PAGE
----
Following tacking the previous measurements , all participants were divided into two groups:

The training group received supervised treadmill aerobic exercise training for 3 sessions/week for 3 months on the treadmill which was conducted in line with the recommendation of exercise training approved by American College of Sports Medicine [12]. Each session included warming–up for 5 minutes in the form of stretching exercises and range motion, aerobic exercise training for 30 minutes with intensity equal 60-70% of the individual maximum heart rate followed by cooling down for 10 minutes. Also, a dietician performed an interview-based food survey for all participants of group (A) for detection of feeding habits, abnormal dietary behavior and to prescribe the balanced low caloric diet [13] that provided 1200 Kilocalories/day for 3 months. The same dietitian continuously monitored all participant caloric intakes through reviewing the detailed record of food intake every 2 weeks [14,15].

The control group (Group B) received no exercise intervention or diet regimen.

Statistical Analysis

Statistical analysis Student paired “t” test was used to compare the mean values of the investigated parameters obtained before and at the end of the study in both groups, while the independent “t” test was used for the comparison between the two groups at the end of the study (P < 0.05).

Results

Eighty obese patients with NIDDM completed the screening evaluation, none of the baseline characteristics differed significantly between the two groups as listed in (Table 1).

Characteristic

Group (A)

Group (B)

Significance

Age (years)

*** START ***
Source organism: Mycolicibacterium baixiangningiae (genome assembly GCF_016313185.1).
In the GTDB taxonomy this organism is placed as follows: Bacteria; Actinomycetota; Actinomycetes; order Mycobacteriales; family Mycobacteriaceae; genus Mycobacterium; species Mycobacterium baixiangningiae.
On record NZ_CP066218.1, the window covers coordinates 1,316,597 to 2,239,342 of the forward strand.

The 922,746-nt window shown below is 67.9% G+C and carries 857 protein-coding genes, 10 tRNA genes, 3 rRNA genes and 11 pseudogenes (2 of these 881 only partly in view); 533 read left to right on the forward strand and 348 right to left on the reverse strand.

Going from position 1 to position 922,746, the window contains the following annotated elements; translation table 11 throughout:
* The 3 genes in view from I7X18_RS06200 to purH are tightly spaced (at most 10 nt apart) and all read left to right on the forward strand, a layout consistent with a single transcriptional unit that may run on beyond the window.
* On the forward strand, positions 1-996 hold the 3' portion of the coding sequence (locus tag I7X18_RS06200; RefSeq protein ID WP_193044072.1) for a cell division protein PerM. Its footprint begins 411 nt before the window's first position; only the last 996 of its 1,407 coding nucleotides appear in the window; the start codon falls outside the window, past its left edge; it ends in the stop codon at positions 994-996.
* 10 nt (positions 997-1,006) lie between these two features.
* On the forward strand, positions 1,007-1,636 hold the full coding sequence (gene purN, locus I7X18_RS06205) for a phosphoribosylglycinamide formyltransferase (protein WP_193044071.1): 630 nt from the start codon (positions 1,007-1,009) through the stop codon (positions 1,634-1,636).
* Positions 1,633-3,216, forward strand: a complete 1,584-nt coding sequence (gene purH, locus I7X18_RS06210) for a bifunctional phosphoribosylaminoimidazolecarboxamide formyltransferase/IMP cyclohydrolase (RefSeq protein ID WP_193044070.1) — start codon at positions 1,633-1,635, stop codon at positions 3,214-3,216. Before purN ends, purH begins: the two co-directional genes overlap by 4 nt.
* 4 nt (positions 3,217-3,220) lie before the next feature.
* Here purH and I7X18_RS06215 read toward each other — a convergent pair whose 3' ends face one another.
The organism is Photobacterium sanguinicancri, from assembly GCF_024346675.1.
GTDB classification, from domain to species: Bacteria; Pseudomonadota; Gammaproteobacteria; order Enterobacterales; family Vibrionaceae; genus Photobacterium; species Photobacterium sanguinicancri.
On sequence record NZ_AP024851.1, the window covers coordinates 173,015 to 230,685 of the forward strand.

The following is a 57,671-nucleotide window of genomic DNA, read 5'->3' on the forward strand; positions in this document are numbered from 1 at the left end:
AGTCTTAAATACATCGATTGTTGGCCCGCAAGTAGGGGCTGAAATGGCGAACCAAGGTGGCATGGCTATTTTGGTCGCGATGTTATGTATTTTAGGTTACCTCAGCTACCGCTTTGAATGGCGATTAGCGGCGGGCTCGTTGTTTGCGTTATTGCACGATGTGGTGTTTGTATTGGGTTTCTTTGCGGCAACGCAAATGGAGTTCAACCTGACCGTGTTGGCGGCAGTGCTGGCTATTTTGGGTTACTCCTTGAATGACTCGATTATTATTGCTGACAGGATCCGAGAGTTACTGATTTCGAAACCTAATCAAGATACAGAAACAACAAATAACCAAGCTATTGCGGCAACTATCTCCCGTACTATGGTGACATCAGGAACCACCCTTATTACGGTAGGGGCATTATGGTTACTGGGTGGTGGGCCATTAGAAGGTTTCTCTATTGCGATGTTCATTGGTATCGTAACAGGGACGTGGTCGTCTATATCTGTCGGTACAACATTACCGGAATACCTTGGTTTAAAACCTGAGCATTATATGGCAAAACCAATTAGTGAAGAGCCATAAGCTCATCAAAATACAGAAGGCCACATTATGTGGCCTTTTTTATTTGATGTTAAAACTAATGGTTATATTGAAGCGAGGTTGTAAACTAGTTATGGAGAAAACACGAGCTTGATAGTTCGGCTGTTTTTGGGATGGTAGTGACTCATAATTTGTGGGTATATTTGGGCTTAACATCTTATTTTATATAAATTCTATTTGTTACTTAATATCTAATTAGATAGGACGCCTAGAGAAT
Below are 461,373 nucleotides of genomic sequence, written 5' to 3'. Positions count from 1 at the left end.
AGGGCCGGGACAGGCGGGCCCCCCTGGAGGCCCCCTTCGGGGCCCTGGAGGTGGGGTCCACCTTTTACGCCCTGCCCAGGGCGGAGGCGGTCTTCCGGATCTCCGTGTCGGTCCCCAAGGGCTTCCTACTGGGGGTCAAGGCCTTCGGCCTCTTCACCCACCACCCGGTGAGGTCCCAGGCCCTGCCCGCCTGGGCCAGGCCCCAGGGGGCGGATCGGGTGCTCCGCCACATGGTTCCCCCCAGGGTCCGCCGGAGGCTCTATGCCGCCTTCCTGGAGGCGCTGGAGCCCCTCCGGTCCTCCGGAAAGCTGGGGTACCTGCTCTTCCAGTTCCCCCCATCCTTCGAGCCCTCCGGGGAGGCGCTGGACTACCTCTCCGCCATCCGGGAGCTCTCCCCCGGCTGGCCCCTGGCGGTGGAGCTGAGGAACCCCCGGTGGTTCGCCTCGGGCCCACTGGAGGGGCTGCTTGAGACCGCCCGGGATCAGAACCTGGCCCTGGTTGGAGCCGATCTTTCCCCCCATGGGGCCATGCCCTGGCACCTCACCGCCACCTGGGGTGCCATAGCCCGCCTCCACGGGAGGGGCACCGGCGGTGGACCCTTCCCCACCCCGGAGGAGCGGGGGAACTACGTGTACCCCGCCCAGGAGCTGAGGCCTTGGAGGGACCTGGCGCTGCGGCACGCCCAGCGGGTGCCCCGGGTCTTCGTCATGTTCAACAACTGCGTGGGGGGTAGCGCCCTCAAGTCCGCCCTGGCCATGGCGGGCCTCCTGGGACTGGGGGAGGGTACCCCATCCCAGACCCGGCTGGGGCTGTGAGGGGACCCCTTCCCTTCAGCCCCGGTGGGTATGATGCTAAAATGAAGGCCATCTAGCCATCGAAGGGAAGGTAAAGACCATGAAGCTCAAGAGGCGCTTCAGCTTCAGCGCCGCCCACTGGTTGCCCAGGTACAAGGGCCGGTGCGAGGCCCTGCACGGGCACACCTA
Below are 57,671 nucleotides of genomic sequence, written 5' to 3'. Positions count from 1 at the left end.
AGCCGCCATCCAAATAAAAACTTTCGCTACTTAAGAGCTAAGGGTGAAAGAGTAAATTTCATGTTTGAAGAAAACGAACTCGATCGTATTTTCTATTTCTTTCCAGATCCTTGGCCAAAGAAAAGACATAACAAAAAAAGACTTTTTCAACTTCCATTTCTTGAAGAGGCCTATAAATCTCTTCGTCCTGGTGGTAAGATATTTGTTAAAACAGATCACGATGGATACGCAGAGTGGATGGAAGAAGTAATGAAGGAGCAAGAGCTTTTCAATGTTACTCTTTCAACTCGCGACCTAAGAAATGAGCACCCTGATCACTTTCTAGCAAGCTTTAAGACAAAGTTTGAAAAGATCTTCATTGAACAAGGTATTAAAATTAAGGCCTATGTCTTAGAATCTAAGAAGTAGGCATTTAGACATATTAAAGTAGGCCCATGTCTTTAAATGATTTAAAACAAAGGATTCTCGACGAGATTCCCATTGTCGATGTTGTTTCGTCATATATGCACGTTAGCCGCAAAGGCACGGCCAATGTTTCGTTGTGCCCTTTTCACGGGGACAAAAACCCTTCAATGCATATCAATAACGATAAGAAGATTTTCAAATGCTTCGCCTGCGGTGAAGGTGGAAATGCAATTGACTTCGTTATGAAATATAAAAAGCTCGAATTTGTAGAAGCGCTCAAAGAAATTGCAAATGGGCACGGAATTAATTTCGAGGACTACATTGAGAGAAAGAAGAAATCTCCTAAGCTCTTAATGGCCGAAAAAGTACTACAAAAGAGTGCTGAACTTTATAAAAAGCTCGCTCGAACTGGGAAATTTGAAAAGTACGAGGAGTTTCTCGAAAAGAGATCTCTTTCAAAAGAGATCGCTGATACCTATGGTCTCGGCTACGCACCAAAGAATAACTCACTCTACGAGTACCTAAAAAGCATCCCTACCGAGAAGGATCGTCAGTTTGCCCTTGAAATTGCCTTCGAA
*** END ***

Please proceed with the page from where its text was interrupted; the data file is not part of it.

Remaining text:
46.71 ± 5.26

47.35± 6.13

P > 0.05

BMI (kg/m2)

32.43 ± 3.82

31.56 ± 4.11

P > 0.05

SBP (mm Hg)

143.26 ± 8.91

144.16 ± 7.35

P > 0.05

DBP (mm Hg)

86.27 ± 5.31

84.98 ± 6.58

P > 0.05

Fasting glucose (mg/dl)

125.12 ± 7.36

123.73 ± 6.52

P > 0.05

HbA1c (%)

7.35 ± 1.21

7.22 ± 1.43

P > 0.05

Total cholesterol (mg/dl)

190.74 ± 10.33

193.97 ± 9.66

P > 0.05

HDL-cholesterol (mg/dl)

32.61± 3.36

31.15 ± 3.62

P > 0.05

LDL-cholesterol (mg/dl)

134.14 ± 7.22

136.13 ± 7.16

P > 0.05

Triglyceride (mg/dl)

155.88 ± 11.34

158.17± 10.32

P > 0.05

Table 1: Baseline and demographic characteristics of all participants.

BMI: Body Mass Index; SBP: Systolic Blood Pressure; DBP: Diastolic Blood Pressure; HBA1c: Glycosylated Hemoglobin; HDL= High Density Lipoprotein; LDL= Low Density Lipoprotein.

In the lifestyle intervention group (A) of NIDDM patients, the mean values of BMI, TNF-α, IL6 and IL8 were considerably reduced to significant levels, while the mean values of CD4 cell count and CD8 cell count were considerably increased to significant levels over the period of therapy ( Tables 2). In the other hand, results of the control group (B) showed no significant changes (Table 3). Moreover, comparison between both groups found significant differences in the measured variables at the end of the study (Table 4).